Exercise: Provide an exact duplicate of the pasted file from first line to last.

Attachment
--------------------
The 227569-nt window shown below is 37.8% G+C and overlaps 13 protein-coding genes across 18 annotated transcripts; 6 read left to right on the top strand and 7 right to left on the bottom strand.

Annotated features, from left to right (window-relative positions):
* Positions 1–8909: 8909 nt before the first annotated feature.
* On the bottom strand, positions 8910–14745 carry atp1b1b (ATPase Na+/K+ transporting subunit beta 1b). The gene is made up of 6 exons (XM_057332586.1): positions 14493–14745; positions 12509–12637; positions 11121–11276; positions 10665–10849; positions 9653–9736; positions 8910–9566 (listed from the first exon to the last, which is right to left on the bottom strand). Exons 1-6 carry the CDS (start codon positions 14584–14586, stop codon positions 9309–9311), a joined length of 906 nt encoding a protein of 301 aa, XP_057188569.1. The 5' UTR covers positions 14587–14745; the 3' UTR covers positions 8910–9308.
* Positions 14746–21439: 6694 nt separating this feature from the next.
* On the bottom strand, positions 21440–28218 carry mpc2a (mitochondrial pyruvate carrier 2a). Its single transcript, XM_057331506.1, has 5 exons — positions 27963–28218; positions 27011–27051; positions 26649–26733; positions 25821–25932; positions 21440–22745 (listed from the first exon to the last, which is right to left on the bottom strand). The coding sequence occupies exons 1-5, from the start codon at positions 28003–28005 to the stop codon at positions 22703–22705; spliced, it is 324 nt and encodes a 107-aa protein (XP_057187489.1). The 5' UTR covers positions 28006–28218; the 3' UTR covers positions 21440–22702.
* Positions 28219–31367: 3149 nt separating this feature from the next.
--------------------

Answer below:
The 227569-nt window shown below is 37.8% G+C and overlaps 13 protein-coding genes across 18 annotated transcripts; 6 read left to right on the top strand and 7 right to left on the bottom strand.

Annotated features, from left to right (window-relative positions):
* Positions 1–8909: 8909 nt before the first annotated feature.
* On the bottom strand, positions 8910–14745 carry atp1b1b (ATPase Na+/K+ transporting subunit beta 1b). The gene is made up of 6 exons (XM_057332586.1): positions 14493–14745; positions 12509–12637; positions 11121–11276; positions 10665–10849; positions 9653–9736; positions 8910–9566 (listed from the first exon to the last, which is right to left on the bottom strand). Exons 1-6 carry the CDS (start codon positions 14584–14586, stop codon positions 9309–9311), a joined length of 906 nt encoding a protein of 301 aa, XP_057188569.1. The 5' UTR covers positions 14587–14745; the 3' UTR covers positions 8910–9308.
* Positions 14746–21439: 6694 nt separating this feature from the next.
* On the bottom strand, positions 21440–28218 carry mpc2a (mitochondrial pyruvate carrier 2a). Its single transcript, XM_057331506.1, has 5 exons — positions 27963–28218; positions 27011–27051; positions 26649–26733; positions 25821–25932; positions 21440–22745 (listed from the first exon to the last, which is right to left on the bottom strand). The coding sequence occupies exons 1-5, from the start codon at positions 28003–28005 to the stop codon at positions 22703–22705; spliced, it is 324 nt and encodes a 107-aa protein (XP_057187489.1). The 5' UTR covers positions 28006–28218; the 3' UTR covers positions 21440–22702.
* Positions 28219–31367: 3149 nt separating this feature from the next.